So there’s a place in SL called ‘Grandpa’s Basement.’ There appears to be no proof that child sexual role play (which, in case it needs to be said, I do have a problem with) takes place there and its stated rules do not permit it (kind of; let’s be honest, they could be a bit more explicit). Is this something, then, that we should be concerned about?
I think it is. Whatever the venue’s rules might say, there is a clear communication in its name. ‘Grandpa’ is a term we associate with children. If an adult friend or colleague used that word to refer to their grandfather (as opposed to ‘grandfather’ or ‘grandad’) it would hardly be a spit-your-coffee-out moment, but it would be a little surprising. And then there’s that accompanying phrase: “What happens in the basement, stays in the basement.” It’s not actually saying, “Don’t tell mommy and daddy abut what we did down there” but it’s not stopping far short. This choice of words is a clear reference to child sexual abuse.
In using such vocabulary, ‘Grandpa’s Basement’ is effectively legitimising child sexual abuse.
Think about that carefully. We know that when a criminal activity is legitimised in some way then we sometimes see it increase. Here’s one example of this: following the UK’s decision to exit the European Union – a decision which could have been perceived by some as legitimising their racial prejudice (and – please note – I am NOT suggesting that everyone who voted for that decision are racist people; I don’t believe that at all) there was a recorded increase in hate crime of 29%, the largest increase since hate crime recording started in 2011/12 (source). I don’t imagine for one moment that the influence of Grandpa’s Basement matches that of a national referendum (although it does appear to be a very popular venue), but if even one potential child abuser found there affirmation in their beliefs and went on to abuse a child then that would be an unforgivable tragedy.
As a reminder, Linden Lab outlaws child sexual role play (which is illegal in some countries) in section 4.8 of their TOS:
you agree that you will not: (viii) Post, display or transmit any material, object or text that encourages, represents, or facilitates sexual “age play,” i.e., using child-like avatars in a sexualized manner. This activity is grounds for immediate termination. You may review our full Age Play Policy here. You understand and agree that we may report any and all such incidents — and any and all of your corresponding personal information — to any authorities we deem appropriate, whether or not it in and of itself violates the law of your (or any) jurisdiction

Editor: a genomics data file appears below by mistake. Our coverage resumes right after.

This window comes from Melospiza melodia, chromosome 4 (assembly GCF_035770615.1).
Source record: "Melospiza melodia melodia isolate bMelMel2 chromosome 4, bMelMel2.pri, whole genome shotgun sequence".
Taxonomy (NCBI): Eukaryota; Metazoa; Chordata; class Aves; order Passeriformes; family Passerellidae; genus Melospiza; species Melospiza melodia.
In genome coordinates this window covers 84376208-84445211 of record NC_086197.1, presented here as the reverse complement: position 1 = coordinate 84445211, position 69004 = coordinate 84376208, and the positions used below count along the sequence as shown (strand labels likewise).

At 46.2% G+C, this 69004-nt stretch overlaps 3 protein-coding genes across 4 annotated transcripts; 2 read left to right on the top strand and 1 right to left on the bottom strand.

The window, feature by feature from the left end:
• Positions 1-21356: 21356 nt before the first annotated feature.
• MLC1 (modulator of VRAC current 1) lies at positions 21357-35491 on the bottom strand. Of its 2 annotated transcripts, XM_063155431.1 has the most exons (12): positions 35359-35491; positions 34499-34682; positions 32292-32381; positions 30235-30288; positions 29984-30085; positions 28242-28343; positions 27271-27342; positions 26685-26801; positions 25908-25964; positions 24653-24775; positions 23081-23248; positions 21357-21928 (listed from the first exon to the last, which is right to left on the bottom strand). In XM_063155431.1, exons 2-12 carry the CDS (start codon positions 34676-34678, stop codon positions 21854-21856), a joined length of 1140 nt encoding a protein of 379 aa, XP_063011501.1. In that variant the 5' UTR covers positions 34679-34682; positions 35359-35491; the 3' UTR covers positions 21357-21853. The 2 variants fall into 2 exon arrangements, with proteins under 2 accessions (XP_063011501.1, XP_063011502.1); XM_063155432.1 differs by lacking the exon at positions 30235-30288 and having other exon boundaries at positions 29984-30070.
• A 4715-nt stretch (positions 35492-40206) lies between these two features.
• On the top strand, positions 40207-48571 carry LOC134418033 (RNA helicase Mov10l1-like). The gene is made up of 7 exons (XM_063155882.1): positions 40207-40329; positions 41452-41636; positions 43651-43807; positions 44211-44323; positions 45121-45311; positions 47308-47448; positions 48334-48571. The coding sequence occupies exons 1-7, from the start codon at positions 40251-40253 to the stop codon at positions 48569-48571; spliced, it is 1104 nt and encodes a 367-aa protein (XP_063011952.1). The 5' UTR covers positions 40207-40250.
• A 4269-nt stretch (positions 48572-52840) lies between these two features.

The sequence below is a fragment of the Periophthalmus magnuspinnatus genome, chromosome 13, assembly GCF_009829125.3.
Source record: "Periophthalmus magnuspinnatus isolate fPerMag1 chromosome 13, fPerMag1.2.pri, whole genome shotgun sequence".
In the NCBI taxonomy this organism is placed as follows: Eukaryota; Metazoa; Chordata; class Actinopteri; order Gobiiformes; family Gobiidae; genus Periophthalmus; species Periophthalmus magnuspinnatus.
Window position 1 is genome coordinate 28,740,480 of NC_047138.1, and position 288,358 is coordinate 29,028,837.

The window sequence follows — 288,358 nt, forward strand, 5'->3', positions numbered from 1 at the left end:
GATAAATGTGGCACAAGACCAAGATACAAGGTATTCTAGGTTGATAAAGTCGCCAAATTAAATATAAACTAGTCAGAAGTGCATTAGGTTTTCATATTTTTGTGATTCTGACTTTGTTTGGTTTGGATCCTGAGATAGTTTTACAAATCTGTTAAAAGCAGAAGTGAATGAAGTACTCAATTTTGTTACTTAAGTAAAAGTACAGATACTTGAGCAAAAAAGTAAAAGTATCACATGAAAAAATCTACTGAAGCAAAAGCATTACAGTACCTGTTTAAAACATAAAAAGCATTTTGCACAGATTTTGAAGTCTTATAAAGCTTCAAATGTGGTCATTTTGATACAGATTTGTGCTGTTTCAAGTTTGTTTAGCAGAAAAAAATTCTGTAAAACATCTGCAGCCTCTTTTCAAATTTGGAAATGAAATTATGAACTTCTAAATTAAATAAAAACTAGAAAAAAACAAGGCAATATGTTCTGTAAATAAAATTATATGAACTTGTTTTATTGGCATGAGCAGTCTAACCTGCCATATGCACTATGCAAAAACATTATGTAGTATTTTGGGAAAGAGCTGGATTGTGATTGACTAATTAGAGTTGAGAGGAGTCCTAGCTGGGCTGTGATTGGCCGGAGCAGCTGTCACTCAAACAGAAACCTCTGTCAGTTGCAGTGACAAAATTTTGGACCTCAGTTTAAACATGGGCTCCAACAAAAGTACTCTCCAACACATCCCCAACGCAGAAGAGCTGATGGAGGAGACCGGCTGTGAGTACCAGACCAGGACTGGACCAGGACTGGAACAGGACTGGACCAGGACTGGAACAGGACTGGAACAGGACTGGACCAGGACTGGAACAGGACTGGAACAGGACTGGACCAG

In their policy on Age Play, they further outline the following as a key aspect in breach of Community Standards:
Promoting or catering to such behavior or representations violates our Community Standards. For instance, the placement of avatars appearing to represent minors in proximity to “sex beds” or other sexualized graphics, objects, or scripts would violate our Community Standards, as would the placement of sexualized “pose balls” or other content in areas depicting playgrounds or children’s spaces.
My view is that this venue, in legitimising child sexual abuse, breaches this key aspect.
I will add that, after reading through the two pages of SLSecrets linked to above, I came close to abandoning this post. The debate was so messy, so incoherent and so vitriolic in places that it made me just want to walk away. One point made in a number of places (and in a number of ways) that particularly discouraged me was the accusation that anyone claiming to be offended by such places but taking the time to visit them perhaps actually belonged there – in other words, “you must be a pervert for discovering this place.” When you think about it, though, what this does is just encourage people to turn a blind eye.
All this talk about proof is missing the point. The message that ‘Grandpa’s Basement’ sends out – whether you step foot in there or not – is that child abuse is somehow an exciting and desirable thing. It’s a vile, reprehensible and dangerous message. It should be nowhere to be found in Second Life.